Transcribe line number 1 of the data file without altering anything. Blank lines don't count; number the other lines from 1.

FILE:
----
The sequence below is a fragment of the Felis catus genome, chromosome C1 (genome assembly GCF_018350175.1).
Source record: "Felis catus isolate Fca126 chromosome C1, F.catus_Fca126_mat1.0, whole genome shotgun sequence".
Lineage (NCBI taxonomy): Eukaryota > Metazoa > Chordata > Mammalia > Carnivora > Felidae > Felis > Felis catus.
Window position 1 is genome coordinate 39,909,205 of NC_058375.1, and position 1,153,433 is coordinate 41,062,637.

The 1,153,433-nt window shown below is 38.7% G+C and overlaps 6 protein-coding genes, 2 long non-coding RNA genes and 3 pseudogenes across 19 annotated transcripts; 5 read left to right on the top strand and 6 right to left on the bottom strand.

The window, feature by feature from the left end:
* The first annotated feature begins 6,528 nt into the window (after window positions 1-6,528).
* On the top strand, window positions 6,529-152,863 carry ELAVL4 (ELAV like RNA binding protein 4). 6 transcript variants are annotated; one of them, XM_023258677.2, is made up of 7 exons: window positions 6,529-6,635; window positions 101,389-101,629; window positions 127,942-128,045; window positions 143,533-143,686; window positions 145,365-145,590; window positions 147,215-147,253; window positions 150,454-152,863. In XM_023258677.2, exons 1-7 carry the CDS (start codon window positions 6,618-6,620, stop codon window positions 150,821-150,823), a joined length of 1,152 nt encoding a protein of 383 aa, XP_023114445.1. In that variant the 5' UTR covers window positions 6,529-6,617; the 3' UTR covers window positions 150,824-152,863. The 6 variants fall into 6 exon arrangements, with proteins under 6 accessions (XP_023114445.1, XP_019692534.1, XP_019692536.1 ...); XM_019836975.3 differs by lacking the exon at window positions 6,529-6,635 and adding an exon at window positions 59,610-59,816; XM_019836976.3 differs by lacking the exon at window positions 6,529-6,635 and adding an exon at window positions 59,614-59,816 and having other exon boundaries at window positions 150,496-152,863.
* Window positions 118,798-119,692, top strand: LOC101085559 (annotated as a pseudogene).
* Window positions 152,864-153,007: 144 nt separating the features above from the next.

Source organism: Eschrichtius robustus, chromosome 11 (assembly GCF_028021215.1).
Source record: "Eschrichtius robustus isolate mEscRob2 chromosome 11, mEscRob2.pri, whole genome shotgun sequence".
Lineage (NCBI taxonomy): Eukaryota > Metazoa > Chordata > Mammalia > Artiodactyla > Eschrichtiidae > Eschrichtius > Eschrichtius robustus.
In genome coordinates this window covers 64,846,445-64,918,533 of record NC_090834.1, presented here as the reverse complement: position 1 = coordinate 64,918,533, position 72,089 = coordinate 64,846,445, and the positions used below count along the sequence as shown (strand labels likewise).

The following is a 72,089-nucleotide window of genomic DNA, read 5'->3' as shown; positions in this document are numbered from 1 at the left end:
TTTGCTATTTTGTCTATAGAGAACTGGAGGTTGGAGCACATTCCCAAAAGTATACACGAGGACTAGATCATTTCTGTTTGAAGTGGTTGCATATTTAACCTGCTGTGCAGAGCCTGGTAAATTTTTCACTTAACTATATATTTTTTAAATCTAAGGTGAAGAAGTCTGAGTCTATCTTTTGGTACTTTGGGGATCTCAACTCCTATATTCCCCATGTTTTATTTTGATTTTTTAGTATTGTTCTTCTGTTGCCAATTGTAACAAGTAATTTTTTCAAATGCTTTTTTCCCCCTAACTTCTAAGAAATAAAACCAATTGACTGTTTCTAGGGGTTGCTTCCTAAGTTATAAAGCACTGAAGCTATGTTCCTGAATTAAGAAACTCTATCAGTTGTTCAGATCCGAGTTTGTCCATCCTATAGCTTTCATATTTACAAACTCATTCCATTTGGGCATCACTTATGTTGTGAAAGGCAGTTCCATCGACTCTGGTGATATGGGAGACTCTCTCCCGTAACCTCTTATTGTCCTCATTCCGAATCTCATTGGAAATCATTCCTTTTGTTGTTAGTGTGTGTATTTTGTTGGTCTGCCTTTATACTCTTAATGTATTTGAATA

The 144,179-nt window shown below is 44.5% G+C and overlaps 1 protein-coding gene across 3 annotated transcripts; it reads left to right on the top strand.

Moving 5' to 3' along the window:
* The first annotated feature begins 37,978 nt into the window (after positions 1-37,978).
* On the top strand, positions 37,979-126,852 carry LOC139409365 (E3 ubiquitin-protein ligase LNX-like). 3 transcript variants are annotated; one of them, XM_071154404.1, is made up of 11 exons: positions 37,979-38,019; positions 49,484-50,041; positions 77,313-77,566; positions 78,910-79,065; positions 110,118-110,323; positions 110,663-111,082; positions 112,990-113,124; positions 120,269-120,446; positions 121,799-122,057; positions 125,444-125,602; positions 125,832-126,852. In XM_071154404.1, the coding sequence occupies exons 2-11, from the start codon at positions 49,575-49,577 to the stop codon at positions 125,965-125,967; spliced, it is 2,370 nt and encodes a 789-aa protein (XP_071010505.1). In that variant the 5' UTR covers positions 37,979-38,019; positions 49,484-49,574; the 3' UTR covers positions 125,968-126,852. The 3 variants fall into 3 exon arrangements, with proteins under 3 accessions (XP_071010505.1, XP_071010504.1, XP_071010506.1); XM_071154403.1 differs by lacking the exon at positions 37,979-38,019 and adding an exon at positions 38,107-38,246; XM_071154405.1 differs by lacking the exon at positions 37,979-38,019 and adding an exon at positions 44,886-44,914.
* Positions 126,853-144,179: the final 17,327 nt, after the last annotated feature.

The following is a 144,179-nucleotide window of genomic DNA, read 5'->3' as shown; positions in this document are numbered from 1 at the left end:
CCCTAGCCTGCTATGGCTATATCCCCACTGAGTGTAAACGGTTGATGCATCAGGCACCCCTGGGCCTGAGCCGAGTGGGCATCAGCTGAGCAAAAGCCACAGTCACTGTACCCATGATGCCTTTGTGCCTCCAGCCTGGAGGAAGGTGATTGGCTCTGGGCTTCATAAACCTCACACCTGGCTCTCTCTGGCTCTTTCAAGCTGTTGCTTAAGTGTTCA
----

The sequence below is a fragment of the Felis catus genome, chromosome C1 (genome assembly GCF_018350175.1).